Over 200 roads will be taken off Cheshire East Council's gritting route from October.
The move comes after a controversial policy was approved to help secure future Government funding.
Cheshire East Council’s cabinet signed off the authority’s new well-managed highway infrastructure on Tuesday, including changes to gritting routes resulting in four per cent fewer roads being treated.
There are 247 roads that will be taken off the council’s gritting route having failed to score enough points to qualify for gritting under new guidelines set by Government.
But cabinet members were urged to reconsider the scheme over concerns the public were not aware of the new policy’s implications.
Amanda Edwards is headteacher at Whirley Primary School, in Whirley Road, Macclesfield, which is to be taken off the council’s gritting route.
She told cabinet: “I was only told about this last week – there has been absolutely no consultation with the school at all.
“Whirley Road is a mile long and the school is at the top of a hill. Last year we had to close the school for two days because my staff couldn’t get to school, and that was with grit.”
Stacey Rowley, representing Bridgemere Primary School and Calveley Primary Academy, also spoke out about roads close to those south Cheshire schools being taken off the route.
Roads across Cheshire East were given a risk assessment score, with roads scoring less than 100 axed from the council’s gritting route – totalling 230km.
However, some roads scoring more than 100 have been added to the route that had previously been untreated by highways officers in cold weather – totalling 103km.
Councillor Rob Vernon, Labour member for Broken Cross and Upton, told cabinet that more than 500 residents had signed a petition calling for a rethink on taking Whirley Road out of the gritting route in just three days.
He added: “I understand that as a council we are having one hand tied behind our backs by funding cuts from Government – I appreciate that.
“But none of us – whether we are red, blue, yellow or no party at all – came into local politics to put the safety of children in our community at risk.”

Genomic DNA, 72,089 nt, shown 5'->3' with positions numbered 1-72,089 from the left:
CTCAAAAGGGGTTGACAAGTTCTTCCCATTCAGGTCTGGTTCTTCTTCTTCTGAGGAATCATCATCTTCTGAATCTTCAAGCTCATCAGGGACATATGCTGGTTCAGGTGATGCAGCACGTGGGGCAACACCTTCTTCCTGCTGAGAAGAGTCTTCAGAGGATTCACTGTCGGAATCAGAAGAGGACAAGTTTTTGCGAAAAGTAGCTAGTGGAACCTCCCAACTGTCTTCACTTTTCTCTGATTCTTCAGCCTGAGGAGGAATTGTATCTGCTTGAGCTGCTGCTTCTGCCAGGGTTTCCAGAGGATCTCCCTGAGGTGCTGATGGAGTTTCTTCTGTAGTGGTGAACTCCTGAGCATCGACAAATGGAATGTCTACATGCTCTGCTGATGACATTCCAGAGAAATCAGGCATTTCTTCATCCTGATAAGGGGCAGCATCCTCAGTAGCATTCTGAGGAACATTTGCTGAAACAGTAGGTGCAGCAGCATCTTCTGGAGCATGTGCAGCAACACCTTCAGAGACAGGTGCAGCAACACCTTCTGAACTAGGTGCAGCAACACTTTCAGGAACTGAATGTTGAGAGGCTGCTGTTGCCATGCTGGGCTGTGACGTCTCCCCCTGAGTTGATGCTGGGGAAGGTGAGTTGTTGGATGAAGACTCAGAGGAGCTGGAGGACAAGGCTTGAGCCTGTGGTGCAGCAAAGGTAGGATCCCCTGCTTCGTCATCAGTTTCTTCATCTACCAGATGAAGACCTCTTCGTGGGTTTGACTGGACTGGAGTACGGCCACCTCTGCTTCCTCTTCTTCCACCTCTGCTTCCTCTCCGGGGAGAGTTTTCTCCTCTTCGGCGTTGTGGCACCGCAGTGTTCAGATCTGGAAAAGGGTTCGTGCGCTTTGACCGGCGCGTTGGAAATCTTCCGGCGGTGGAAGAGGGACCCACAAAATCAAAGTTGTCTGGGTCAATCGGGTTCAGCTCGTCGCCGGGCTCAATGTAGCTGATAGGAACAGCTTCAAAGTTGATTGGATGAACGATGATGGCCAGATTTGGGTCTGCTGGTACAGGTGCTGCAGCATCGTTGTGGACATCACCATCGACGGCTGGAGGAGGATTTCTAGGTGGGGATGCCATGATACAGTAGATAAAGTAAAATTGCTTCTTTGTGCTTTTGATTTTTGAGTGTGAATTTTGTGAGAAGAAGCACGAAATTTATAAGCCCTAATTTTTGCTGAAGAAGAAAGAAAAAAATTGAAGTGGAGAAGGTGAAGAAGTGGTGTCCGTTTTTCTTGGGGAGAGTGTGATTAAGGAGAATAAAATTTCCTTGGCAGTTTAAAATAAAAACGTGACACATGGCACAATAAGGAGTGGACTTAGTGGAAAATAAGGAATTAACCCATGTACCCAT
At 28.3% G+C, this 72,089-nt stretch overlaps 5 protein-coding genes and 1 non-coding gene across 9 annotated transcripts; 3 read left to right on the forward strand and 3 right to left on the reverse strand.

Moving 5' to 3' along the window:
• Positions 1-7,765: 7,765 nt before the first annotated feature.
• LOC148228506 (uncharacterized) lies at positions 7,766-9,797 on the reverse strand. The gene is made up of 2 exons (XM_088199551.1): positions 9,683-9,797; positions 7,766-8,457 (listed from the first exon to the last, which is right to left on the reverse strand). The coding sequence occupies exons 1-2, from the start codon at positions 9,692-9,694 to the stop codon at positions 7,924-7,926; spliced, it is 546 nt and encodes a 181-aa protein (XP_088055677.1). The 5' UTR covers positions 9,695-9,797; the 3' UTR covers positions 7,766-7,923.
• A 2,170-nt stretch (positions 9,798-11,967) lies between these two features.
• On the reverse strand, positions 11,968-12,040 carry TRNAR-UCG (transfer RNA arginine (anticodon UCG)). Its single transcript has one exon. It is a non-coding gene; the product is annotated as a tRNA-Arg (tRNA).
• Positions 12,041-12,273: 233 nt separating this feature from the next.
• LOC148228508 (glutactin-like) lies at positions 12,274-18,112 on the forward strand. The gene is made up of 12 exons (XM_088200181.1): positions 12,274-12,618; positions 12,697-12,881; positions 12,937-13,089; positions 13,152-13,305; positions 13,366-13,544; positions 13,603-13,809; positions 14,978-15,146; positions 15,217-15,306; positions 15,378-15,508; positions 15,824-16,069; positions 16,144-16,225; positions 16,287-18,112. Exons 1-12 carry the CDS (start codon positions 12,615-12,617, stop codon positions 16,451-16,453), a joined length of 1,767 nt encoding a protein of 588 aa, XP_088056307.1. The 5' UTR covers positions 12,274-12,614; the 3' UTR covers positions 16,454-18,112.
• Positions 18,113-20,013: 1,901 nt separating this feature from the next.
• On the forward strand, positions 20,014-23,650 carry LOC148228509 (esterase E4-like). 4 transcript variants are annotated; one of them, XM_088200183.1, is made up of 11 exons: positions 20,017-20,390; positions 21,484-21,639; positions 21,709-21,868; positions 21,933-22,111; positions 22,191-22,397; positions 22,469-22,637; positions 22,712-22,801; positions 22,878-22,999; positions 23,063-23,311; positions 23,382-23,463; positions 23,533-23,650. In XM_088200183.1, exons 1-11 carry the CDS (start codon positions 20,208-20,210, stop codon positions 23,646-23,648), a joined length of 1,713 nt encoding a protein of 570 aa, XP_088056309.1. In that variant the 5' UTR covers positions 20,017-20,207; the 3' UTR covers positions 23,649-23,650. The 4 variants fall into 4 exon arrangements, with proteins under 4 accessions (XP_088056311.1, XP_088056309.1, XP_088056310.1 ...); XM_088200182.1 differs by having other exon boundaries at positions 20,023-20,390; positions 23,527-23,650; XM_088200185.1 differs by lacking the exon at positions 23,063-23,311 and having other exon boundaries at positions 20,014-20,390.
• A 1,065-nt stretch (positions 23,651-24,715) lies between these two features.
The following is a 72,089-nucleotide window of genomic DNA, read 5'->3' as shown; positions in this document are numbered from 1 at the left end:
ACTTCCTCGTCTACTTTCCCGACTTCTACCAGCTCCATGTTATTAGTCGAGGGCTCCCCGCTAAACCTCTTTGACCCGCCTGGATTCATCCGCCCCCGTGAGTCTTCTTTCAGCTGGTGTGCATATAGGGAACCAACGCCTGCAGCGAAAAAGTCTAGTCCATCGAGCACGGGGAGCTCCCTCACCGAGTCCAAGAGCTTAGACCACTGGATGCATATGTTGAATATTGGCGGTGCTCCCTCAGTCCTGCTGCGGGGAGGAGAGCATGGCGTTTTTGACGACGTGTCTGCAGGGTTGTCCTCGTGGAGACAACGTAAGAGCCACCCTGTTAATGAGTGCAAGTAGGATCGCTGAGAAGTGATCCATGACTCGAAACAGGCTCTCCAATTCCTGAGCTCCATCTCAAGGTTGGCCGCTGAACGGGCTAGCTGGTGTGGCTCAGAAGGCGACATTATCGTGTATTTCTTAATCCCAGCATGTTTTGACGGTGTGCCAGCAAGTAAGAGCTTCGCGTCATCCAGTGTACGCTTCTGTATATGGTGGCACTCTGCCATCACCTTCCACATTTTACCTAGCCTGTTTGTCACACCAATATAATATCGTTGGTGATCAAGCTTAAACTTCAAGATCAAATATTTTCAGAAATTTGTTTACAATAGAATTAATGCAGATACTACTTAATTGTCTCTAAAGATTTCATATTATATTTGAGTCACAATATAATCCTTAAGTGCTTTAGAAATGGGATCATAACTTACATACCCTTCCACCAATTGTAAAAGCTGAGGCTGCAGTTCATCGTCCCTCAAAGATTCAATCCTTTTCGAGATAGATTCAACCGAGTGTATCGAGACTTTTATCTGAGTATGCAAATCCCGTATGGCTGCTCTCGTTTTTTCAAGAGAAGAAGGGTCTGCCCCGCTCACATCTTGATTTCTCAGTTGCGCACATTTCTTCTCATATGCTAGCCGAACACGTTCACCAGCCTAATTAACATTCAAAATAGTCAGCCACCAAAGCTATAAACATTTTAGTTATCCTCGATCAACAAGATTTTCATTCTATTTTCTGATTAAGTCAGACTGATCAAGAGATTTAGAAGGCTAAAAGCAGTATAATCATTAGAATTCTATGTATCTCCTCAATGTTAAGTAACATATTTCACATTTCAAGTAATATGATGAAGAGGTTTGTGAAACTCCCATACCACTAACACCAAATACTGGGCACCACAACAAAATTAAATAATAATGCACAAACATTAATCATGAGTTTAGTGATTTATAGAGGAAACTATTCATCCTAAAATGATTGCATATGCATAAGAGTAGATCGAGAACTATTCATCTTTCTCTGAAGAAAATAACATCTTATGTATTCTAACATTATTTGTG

CEC began work on its well-managed highway infrastructure back in 2018, with public consultation on the wider scheme taking place that summer.
Councillor Don Stockton, Conservative member for Lacey Green, was the cabinet member responsible for the policy before last May’s local elections.
He told cabinet that he was ‘amazed’ he had to question the policy – and was concerned at how the scoring system had worked, suggesting roads being removed from the gritting route in his ward are ‘heavily used’.
Councillor Stockton said: “When you were in opposition, I am sure you would have given me a really hard time if these proposals had been put by our group.
“We’re now in the position we’re you’ve gone through, you’ve done your matrix and you’ve got your numbers – and goodness knows how some of them come out at nought by the way, does that mean the road doesn’t get used at all, or no one is going to slip on it?”
Councillor Rachel Bailey, Conservative member for Audlem and CEC’s leader at the time the work began, added: “It saddens me to hear parish councillors, residents and heads of school say, ‘why have we not been told here?’
“So I have to say, why is there a rush? Why can’t we pause?”
But independent Councillor Craig Browne, CEC’s deputy leader, confirmed that the policy had been considered by a council scrutiny committee on four occasions before Tuesday’s cabinet meeting.
And he insisted the council is following the standards being set by the Department for Transport (DfT), which provides funding to the authority based on whether it is following the code.
Councillor Browne said: “Leadership sometimes involves making difficult decisions and I don’t think there’s any doubt that that is what the proposal is.
“Over the last five years, the DfT has provided a grant to us of £12 million per year – £2 million of that is incentivised, based on us being able to demonstrate that we are complying with the criteria.
“A recent assessment by our strategic highways team has concluded that a figure of £17 million a year is needed just to maintain the network at its current level, otherwise all we are doing is managing decline.”
Cabinet members unanimously approved the policy, but Councillor Sam Corcoran, CEC’s Labour leader, raised concerns about the consultation that took place.
He added: “I think it has improved recently, but clearly we need to learn some more lessons from what happened in 2018, and I think we could review that consultation and learn lessons from it.”
The well-managed highway infrastructure policy will also see CEC investigate potholes at a shallower depth than before – at 40mm rather than 50mm – while other road, footpath and cycleway defects will also be inspected earlier than before.